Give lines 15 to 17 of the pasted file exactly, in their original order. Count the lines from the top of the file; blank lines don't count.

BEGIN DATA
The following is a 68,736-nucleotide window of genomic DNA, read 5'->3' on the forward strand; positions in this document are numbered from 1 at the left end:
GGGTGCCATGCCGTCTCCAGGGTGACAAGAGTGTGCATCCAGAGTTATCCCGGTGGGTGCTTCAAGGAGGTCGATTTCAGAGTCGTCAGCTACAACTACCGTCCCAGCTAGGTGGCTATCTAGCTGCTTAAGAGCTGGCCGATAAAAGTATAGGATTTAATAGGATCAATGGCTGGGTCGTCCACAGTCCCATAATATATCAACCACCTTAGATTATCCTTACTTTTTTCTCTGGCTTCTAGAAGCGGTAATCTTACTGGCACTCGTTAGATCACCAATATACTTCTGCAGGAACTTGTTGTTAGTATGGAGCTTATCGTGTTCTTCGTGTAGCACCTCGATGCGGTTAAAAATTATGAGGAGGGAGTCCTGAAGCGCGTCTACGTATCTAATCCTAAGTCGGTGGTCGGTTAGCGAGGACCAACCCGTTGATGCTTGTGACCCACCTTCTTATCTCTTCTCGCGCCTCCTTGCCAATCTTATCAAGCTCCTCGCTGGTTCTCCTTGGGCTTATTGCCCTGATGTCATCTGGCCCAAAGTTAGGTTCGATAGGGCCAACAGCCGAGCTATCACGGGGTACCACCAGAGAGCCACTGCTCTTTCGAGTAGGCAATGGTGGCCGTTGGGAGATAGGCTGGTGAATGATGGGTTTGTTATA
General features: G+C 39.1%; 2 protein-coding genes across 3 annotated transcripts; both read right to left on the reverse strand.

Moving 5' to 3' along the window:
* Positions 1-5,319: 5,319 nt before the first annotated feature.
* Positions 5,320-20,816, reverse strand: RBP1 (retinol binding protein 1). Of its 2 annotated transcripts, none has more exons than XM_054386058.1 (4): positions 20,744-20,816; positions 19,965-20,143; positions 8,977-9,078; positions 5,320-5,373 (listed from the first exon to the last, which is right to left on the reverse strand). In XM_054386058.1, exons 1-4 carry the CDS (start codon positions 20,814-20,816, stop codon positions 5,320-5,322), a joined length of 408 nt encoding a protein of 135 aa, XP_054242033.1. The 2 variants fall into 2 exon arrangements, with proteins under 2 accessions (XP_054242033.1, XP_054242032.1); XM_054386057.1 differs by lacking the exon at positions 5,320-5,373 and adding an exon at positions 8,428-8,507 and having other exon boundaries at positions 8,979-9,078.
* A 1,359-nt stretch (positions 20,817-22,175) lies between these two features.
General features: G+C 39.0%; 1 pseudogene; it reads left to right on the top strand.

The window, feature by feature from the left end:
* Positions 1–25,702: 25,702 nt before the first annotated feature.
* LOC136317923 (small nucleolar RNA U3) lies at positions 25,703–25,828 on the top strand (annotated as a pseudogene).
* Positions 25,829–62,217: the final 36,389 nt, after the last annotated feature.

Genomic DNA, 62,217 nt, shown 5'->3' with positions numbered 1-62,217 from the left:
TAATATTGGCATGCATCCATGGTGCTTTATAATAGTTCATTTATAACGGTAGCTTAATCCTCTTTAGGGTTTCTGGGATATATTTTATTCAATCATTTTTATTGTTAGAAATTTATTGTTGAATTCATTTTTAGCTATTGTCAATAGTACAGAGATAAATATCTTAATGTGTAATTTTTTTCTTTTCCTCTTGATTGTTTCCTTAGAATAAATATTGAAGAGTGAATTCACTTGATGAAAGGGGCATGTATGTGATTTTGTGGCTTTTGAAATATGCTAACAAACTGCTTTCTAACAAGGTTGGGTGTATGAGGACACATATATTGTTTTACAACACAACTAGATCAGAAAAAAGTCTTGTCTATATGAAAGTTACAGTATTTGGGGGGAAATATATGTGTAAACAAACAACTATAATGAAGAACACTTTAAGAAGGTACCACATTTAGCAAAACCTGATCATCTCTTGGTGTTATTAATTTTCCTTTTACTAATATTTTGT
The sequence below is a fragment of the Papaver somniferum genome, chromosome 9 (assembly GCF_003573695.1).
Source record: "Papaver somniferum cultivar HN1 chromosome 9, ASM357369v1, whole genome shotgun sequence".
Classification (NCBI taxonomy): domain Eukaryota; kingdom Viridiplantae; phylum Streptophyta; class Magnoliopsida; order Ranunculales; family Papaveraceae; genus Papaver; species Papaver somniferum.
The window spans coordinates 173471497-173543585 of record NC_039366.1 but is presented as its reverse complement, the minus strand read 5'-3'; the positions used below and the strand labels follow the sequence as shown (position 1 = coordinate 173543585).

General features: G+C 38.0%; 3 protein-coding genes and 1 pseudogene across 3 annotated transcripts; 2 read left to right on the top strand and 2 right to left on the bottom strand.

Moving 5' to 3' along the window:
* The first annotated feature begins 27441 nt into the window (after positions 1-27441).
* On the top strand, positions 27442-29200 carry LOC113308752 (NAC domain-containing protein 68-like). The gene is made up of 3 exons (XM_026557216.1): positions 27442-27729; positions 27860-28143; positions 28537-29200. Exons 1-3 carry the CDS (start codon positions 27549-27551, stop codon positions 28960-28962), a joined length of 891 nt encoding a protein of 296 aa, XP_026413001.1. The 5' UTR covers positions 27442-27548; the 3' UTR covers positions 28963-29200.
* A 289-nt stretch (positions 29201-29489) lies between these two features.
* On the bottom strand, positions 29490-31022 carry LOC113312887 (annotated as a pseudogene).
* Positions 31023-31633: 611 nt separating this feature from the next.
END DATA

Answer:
The sequence below is a fragment of the Papaver somniferum genome, chromosome 9 (assembly GCF_003573695.1).
Source record: "Papaver somniferum cultivar HN1 chromosome 9, ASM357369v1, whole genome shotgun sequence".
Classification (NCBI taxonomy): domain Eukaryota; kingdom Viridiplantae; phylum Streptophyta; class Magnoliopsida; order Ranunculales; family Papaveraceae; genus Papaver; species Papaver somniferum.